The last time for Harry Potter

In just 24 hours, 8.3 million copies of Harry Potter and the Deathly Hallows sold in stores and over the web. And if you haven’t already, go buy it. Immediately.

In just 24 hours, 8.3 million copies of Harry Potter and the Deathly Hallows sold in stores and over the web. And if you haven’t already, go buy it. Immediately.

Still here? Okay then. Deathly Hallows is less of a book and more of a journey. One that will thrust you through a vast array of emotions, bringing both tears and giggles, and praise and hatred for author J.K. Rowling.

To avoid spoiling anything for Potter novices and folks who haven’t yet read Deathly Hallows, I’ll keep the background and story rundown to a minimum. The Dark Order, including Voldemort and his Death Eaters, is working harder than ever to topple the Ministry of Magic at the start of Deathly Hallows, and they already have a few well placed operatives to help Voldemort gain dominion. The Ministry is growing weaker each day, and the Dark Order’s grip on the magical community grows firmer as the good guys continue to lose Ministry support.

Deathly Hallows focuses on both the current state of the wizard war and the history of major characters, both within the Order of the Phoenix and among the Death Eaters’ ranks. Moreover, with Harry’s 17th birthday approaching–the day Harry becomes a magical adult–the magical protection of his mother’s sacrifice is about to cease. This upcoming vulnerability forces Harry into his long-awaited Voldemort hunt, and his close friends Hermione and Ron aren’t far behind.

There are chapters that unravel the heavily layered secrets of the Potter saga, chapters that develop the lead characters masterfully and entire chapters devoted to battle scenes that make the epic fight with Voldemort at the Ministry of Magic headquarters (from Order of the Phoenix) seem like a minor scuffle. Nearly every major character still alive following Half-Blood Prince makes a return, though not all of those returns are long-lived.

Throughout the novel, the good guys die with a rapidity that evokes pure rage at Rowling for creating such likable and intimate characters, just to keep killing them off like flies. However, in response to all this tragedy, Harry matures and shines in a way that readers have been hoping for since the first book. Harry’s determination to avenge his fallen friends is incredibly powerful, and the humanity of his quest shines clearly through each page.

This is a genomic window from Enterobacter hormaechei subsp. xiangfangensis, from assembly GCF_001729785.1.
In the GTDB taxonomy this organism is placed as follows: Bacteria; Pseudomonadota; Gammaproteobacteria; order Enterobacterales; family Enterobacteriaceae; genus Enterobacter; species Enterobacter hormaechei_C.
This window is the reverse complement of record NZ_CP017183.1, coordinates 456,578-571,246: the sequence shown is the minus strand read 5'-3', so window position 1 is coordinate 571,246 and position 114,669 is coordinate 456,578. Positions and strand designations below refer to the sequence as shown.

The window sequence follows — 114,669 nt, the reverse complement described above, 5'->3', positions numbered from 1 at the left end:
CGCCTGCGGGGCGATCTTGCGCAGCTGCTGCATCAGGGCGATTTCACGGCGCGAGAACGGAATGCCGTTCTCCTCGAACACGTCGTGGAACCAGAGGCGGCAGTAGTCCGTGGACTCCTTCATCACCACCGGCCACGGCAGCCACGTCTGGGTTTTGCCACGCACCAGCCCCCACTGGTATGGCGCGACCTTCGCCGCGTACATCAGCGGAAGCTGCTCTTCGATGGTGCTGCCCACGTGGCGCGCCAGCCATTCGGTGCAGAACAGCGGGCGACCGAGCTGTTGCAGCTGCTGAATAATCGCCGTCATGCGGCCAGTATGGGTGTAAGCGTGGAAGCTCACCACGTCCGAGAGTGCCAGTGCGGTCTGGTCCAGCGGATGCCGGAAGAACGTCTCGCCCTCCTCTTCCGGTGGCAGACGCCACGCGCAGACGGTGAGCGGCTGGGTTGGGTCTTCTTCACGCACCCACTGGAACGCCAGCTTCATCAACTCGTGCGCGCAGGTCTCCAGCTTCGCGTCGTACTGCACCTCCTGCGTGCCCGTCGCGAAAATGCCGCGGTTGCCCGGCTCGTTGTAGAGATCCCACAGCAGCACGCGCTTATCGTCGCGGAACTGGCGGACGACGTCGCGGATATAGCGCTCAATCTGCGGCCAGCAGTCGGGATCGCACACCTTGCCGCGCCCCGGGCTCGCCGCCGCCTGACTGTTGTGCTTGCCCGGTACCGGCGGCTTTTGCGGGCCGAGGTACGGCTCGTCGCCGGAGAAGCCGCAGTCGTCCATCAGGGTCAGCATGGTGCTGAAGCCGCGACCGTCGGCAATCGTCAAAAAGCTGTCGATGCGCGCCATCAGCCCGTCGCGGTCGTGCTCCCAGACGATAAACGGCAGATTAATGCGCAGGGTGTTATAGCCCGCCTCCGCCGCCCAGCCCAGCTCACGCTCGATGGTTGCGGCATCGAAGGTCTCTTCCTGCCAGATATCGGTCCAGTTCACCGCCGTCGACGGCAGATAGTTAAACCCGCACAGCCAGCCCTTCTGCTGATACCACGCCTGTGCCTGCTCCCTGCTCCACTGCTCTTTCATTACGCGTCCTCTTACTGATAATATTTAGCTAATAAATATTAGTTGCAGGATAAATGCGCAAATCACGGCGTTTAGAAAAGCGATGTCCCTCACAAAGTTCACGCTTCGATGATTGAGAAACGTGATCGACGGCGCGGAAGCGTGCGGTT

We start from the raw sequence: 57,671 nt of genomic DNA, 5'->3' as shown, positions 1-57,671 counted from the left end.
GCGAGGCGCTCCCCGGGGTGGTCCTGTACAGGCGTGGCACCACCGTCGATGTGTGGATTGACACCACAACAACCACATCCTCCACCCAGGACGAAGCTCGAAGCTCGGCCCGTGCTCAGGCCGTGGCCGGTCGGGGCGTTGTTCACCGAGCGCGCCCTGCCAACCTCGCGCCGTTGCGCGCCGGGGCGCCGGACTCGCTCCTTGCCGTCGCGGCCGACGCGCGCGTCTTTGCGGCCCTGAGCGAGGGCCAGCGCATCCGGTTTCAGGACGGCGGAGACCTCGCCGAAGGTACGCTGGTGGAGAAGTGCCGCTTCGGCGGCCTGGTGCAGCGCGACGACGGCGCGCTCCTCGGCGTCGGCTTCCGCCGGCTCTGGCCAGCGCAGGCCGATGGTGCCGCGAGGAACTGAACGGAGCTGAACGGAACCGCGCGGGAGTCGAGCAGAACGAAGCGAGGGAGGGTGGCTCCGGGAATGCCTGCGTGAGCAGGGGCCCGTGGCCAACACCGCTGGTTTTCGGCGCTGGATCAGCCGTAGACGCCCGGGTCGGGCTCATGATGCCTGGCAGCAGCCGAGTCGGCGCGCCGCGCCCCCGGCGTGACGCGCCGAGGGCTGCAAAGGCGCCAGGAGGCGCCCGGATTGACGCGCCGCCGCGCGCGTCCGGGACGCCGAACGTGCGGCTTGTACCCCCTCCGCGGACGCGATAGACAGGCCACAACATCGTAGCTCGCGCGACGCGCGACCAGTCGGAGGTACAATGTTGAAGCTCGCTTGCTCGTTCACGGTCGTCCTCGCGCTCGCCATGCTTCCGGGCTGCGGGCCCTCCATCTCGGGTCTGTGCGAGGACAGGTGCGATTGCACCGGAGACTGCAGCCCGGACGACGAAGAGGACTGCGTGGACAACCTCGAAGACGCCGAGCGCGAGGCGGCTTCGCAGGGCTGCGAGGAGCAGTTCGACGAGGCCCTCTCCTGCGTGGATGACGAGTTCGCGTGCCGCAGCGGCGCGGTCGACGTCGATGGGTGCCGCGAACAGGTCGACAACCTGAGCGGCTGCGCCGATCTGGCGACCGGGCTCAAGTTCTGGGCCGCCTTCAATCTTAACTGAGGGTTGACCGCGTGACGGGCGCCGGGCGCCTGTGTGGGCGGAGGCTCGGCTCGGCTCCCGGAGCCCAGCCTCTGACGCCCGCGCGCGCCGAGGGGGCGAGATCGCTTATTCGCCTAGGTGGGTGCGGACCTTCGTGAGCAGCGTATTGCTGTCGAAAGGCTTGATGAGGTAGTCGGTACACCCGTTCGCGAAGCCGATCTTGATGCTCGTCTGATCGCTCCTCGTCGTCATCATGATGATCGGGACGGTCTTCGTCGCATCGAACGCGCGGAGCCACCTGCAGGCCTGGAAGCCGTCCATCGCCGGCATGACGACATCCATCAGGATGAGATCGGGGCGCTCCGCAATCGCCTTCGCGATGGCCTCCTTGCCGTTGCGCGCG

Harry isn’t alone in his pursuit of maturity, either. The brilliant Hermione, who has always aced exams and solved complicated riddles, is now even more intelligent. Hermione’s not only grown as a witch but also–and more importantly–as a critical thinker who can make the tough calls, and her strokes of brave genius save her and her friends’ necks several times in Deathly Hallows.

Ron has also grown up and, now more than ever, his lifelong connection to the magical world proves essential for keeping Harry and Hermione alive. Moreover, the hallmark bickering between Ron and Hermione causes the trio some serious strife, though it also lends to some great in-jokes for longtime Potterheads (remember Hermione’s canary attack after Ron was snogging Lavender?).

The most incredible element of this book isn’t the driven, twisting story of the trio’s quest to finally destroy Voldemort. Rowling’s greatest strength is her ability to make you laugh and smile, even during the darkest moments of the tale. During the climactic final confrontation comes this quote, from the last person you’d expect, “NOT MY DAUGHTER, YOU BITCH!” You will nearly wet yourself in laughter.

Without ruining anything, I will tell you that the Potter series is clearly finished during the epilogue: there is no last sentence of intrigue or mystery that suggests another book. They’re most definitely done, whether you like the rather unexpected ending or not. It’s worth noting that this isn’t a read-to-sleep sort of book, or else something to read during breaks at work or school. It will captivate you and keep you reading through to the end, the closing 75 pages in particular.

It’s likely that you expected the book to be superb before you read this review, so it seems best that “I open at the close” and tell you again to buy Deathly Hallows. The Potter books are among the most loved to ever see print, and the 325 million copies sold proves that claim.